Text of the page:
Why Massive Political Bias in Email Spam Algorithms Is Problematic for Free Speech More Generally

You have probably noticed all the recent fuss about Elon Musk taking over Twitter, with so many people disputing whether he will save free speech or be a threat to public safety that you have to wonder why so few have anything to say about Twitter’s current policy of allowing literal warmongers to rationalize mass murder. You are less likely to have noticed a recent study by academics at North Carolina State University which found three of the most popular email providers exercised considerable political bias in the emails they redirected to spam. They examined the impact of the spam filtering algorithms (SFAs) of Gmail, Outlook and Yahoo upon a wide range of emails sent by candidates during the 2020 US elections and found:

…all SFAs exhibited political biases in the months leading up to the 2020 US elections. Gmail leaned towards the left (Democrats) whereas Outlook and Yahoo leaned towards the right (Republicans). Gmail marked 59.3% more emails from the right candidates as spam compared to the left candidates, whereas Outlook and Yahoo marked 20.4% and 14.2% more emails from left candidates as spam compared to the right candidates, respectively.

You might speculate that spam filters are sensitive to particular kinds of words, and this leads to bias because politicians on one side of the divide will use those words more often than opponents on the other side. However, the researchers allowed for this by matching subsets of emails sent from politicians on both the left and right in groups that should eliminate these effects. The shocking result was that each spam filter still exhibited a clear political bias, even though this could only relate to the source of the email and not the message being conveyed. As the academics put it:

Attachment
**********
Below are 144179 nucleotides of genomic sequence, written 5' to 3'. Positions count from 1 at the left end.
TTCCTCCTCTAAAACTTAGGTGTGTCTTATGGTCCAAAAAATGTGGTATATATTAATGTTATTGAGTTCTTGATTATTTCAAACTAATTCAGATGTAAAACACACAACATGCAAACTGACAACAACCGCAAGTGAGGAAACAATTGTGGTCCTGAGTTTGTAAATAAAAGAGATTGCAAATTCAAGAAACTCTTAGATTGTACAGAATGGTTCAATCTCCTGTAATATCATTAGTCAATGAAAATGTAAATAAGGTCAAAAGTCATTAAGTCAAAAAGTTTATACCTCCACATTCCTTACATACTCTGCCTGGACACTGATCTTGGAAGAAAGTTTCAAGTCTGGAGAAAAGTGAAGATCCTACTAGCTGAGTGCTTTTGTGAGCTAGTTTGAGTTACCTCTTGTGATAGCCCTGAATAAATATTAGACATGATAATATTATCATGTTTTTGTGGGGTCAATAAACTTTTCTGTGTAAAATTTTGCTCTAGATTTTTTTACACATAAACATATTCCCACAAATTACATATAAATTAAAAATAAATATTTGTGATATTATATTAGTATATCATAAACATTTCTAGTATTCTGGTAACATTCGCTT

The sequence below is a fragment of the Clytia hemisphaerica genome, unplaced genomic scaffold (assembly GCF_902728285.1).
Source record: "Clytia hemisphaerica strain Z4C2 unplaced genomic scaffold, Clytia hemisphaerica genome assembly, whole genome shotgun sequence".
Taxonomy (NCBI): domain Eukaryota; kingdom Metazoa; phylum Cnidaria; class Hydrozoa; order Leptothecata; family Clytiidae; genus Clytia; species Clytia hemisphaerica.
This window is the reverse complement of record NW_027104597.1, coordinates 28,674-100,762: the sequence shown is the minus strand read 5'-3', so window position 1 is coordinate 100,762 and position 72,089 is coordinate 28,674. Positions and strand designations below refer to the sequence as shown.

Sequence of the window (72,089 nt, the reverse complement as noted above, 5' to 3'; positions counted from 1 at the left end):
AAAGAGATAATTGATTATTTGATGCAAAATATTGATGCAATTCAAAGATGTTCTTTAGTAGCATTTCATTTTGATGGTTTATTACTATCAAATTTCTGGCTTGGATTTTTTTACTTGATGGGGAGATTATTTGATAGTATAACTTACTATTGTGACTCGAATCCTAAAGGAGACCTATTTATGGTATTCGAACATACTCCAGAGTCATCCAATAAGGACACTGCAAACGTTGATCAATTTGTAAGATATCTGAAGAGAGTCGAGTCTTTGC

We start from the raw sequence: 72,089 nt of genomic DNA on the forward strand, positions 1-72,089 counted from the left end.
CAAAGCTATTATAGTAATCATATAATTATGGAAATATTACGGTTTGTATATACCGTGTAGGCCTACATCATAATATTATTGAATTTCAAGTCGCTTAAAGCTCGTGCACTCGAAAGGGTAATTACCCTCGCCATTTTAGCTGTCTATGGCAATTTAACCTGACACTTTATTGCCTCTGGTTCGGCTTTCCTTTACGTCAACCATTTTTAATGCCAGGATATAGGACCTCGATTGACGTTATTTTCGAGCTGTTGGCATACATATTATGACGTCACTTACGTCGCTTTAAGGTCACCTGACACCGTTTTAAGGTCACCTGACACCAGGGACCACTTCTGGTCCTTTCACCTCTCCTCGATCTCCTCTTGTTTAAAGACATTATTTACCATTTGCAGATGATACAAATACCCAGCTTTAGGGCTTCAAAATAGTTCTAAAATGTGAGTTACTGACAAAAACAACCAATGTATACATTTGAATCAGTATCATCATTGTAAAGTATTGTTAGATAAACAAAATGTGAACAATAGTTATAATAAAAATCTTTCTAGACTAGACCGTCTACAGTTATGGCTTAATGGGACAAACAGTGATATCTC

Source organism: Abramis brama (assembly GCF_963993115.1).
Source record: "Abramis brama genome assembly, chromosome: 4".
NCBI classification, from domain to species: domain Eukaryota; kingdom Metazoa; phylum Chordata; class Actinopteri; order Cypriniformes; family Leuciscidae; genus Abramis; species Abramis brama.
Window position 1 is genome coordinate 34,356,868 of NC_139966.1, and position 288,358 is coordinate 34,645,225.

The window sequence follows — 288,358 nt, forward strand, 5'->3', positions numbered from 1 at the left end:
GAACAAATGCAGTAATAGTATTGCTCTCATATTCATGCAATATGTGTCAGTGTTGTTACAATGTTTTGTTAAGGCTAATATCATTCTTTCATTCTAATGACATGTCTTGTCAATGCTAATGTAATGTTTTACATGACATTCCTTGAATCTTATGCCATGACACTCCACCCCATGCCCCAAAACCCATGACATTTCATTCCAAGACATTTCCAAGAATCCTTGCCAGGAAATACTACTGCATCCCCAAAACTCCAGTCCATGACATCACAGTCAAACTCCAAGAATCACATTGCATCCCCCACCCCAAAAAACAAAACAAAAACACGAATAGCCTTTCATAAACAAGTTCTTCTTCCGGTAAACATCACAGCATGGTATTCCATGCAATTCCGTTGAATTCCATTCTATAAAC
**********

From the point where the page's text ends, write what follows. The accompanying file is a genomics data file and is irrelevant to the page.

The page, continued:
They mark emails with similar features from the candidates of one political affiliation as spam while do not mark similar emails from the candidates of the other political affiliation as spam.

I expect this serious problem will largely be ignored by politicians on both sides of the divide because:

  • voters are not influenced by problems they have not heard about;
  • most politicians are fine with bias so long as they can find ways to make it work in their favor; and
  • even if they wanted to fix this problem, politicians do not know how to.

This latter point is most important for risk professionals working in electronic communications of all types. This study should influence our thinking about how algorithms bias the information we receive because it is so much easier to study a very large number of emails than to do a similarly large study of other forms of communication. Email is not new, but this study demands attention because it has demonstrated the enormous scale of a problem that few have even considered so far. If businesses like Google and Microsoft have constructed algorithms which exhibit severe bias in the emails they decide users should see, what are the chances of unbiased filters being applied to other forms of communication, despite political demands for far more filtering than ever before? Google’s code of conduct says “don’t be evil” whilst Bill Gates has publicly commented on the challenge of keeping people open to contrasting points of view. However, neither Google nor Microsoft has delivered fair and neutral email filtering algorithms in practice.

The first email was sent in 1971. By 2011 there were 1.4 billion email users worldwide, sending 50 billion non-spam emails each day. There are now almost 4 billion users of email, of which 1.7 billion use Gmail. We have plenty of data about email, and the creators of spam also have the advantage of being able to review the entirety of a message before they decide if it should be filtered or not. But Google is still not clever enough to realize that an email sent from my Gmail account to the same Gmail account should not be redirected to my junk folder, no matter how many times I attempt to train their algorithms to behave differently. We can comfort ourselves that even if an email is wrongly labeled as spam it can still be retrieved, although few people ever check the contents of their spam folder. We have no such comfort when algorithms choose to block a phone call, or a tweet, or one of the other countless ways we communicate electronically.